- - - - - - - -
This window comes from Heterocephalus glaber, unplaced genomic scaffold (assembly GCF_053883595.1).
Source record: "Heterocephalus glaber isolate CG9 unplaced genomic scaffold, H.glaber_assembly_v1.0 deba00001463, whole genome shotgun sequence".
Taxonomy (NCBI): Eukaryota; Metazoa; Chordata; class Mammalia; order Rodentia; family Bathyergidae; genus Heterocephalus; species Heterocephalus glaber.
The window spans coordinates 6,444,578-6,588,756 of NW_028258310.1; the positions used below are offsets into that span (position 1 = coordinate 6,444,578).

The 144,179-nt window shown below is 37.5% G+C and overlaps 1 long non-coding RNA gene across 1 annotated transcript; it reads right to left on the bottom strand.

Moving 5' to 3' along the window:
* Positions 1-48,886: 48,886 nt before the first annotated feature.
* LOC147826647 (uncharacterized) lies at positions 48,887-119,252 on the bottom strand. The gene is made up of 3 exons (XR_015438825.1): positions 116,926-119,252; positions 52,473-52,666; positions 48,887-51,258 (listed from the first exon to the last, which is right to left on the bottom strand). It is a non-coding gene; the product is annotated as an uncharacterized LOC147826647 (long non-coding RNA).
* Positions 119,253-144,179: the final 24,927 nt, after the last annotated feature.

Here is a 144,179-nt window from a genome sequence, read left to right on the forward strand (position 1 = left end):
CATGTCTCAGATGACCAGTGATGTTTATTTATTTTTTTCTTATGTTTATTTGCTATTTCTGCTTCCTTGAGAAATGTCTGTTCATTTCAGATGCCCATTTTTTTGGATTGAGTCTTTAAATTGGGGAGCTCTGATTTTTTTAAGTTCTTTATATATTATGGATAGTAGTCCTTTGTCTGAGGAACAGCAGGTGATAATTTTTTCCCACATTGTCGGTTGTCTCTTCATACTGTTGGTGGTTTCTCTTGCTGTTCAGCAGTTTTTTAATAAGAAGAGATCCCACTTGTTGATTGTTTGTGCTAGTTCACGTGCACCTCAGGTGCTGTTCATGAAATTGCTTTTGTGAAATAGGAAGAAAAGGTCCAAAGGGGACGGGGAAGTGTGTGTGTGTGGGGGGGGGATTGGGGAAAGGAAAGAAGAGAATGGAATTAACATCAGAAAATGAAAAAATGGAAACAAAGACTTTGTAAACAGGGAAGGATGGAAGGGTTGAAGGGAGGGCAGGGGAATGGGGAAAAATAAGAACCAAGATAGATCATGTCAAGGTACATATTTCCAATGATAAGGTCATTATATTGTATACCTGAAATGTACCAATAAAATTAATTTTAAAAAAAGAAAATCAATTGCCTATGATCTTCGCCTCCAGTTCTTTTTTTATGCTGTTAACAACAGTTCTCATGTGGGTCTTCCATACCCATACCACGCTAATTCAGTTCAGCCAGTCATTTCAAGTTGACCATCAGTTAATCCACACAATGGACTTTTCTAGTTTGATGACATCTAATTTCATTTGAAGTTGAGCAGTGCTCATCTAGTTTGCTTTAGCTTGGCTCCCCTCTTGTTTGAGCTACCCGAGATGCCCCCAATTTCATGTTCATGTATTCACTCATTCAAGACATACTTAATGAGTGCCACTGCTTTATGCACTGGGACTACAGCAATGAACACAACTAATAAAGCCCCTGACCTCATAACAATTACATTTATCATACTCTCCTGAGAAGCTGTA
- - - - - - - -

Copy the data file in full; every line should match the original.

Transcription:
This window comes from Heterocephalus glaber, unplaced genomic scaffold (assembly GCF_053883595.1).
Source record: "Heterocephalus glaber isolate CG9 unplaced genomic scaffold, H.glaber_assembly_v1.0 deba00001463, whole genome shotgun sequence".
Taxonomy (NCBI): Eukaryota; Metazoa; Chordata; class Mammalia; order Rodentia; family Bathyergidae; genus Heterocephalus; species Heterocephalus glaber.
The window spans coordinates 6,444,578-6,588,756 of NW_028258310.1; the positions used below are offsets into that span (position 1 = coordinate 6,444,578).

The 144,179-nt window shown below is 37.5% G+C and overlaps 1 long non-coding RNA gene across 1 annotated transcript; it reads right to left on the bottom strand.

Moving 5' to 3' along the window:
* Positions 1-48,886: 48,886 nt before the first annotated feature.
* LOC147826647 (uncharacterized) lies at positions 48,887-119,252 on the bottom strand. The gene is made up of 3 exons (XR_015438825.1): positions 116,926-119,252; positions 52,473-52,666; positions 48,887-51,258 (listed from the first exon to the last, which is right to left on the bottom strand). It is a non-coding gene; the product is annotated as an uncharacterized LOC147826647 (long non-coding RNA).
* Positions 119,253-144,179: the final 24,927 nt, after the last annotated feature.

Here is a 144,179-nt window from a genome sequence, read left to right on the forward strand (position 1 = left end):
CATGTCTCAGATGACCAGTGATGTTTATTTATTTTTTTCTTATGTTTATTTGCTATTTCTGCTTCCTTGAGAAATGTCTGTTCATTTCAGATGCCCATTTTTTTGGATTGAGTCTTTAAATTGGGGAGCTCTGATTTTTTTAAGTTCTTTATATATTATGGATAGTAGTCCTTTGTCTGAGGAACAGCAGGTGATAATTTTTTCCCACATTGTCGGTTGTCTCTTCATACTGTTGGTGGTTTCTCTTGCTGTTCAGCAGTTTTTTAATAAGAAGAGATCCCACTTGTTGATTGTTTGTGCTAGTTCACGTGCACCTCAGGTGCTGTTCATGAAATTGCTTTTGTGAAATAGGAAGAAAAGGTCCAAAGGGGACGGGGAAGTGTGTGTGTGTGGGGGGGGGATTGGGGAAAGGAAAGAAGAGAATGGAATTAACATCAGAAAATGAAAAAATGGAAACAAAGACTTTGTAAACAGGGAAGGATGGAAGGGTTGAAGGGAGGGCAGGGGAATGGGGAAAAATAAGAACCAAGATAGATCATGTCAAGGTACATATTTCCAATGATAAGGTCATTATATTGTATACCTGAAATGTACCAATAAAATTAATTTTAAAAAAAGAAAATCAATTGCCTATGATCTTCGCCTCCAGTTCTTTTTTTATGCTGTTAACAACAGTTCTCATGTGGGTCTTCCATACCCATACCACGCTAATTCAGTTCAGCCAGTCATTTCAAGTTGACCATCAGTTAATCCACACAATGGACTTTTCTAGTTTGATGACATCTAATTTCATTTGAAGTTGAGCAGTGCTCATCTAGTTTGCTTTAGCTTGGCTCCCCTCTTGTTTGAGCTACCCGAGATGCCCCCAATTTCATGTTCATGTATTCACTCATTCAAGACATACTTAATGAGTGCCACTGCTTTATGCACTGGGACTACAGCAATGAACACAACTAATAAAGCCCCTGACCTCATAACAATTACATTTATCATACTCTCCTGAGAAGCTGTA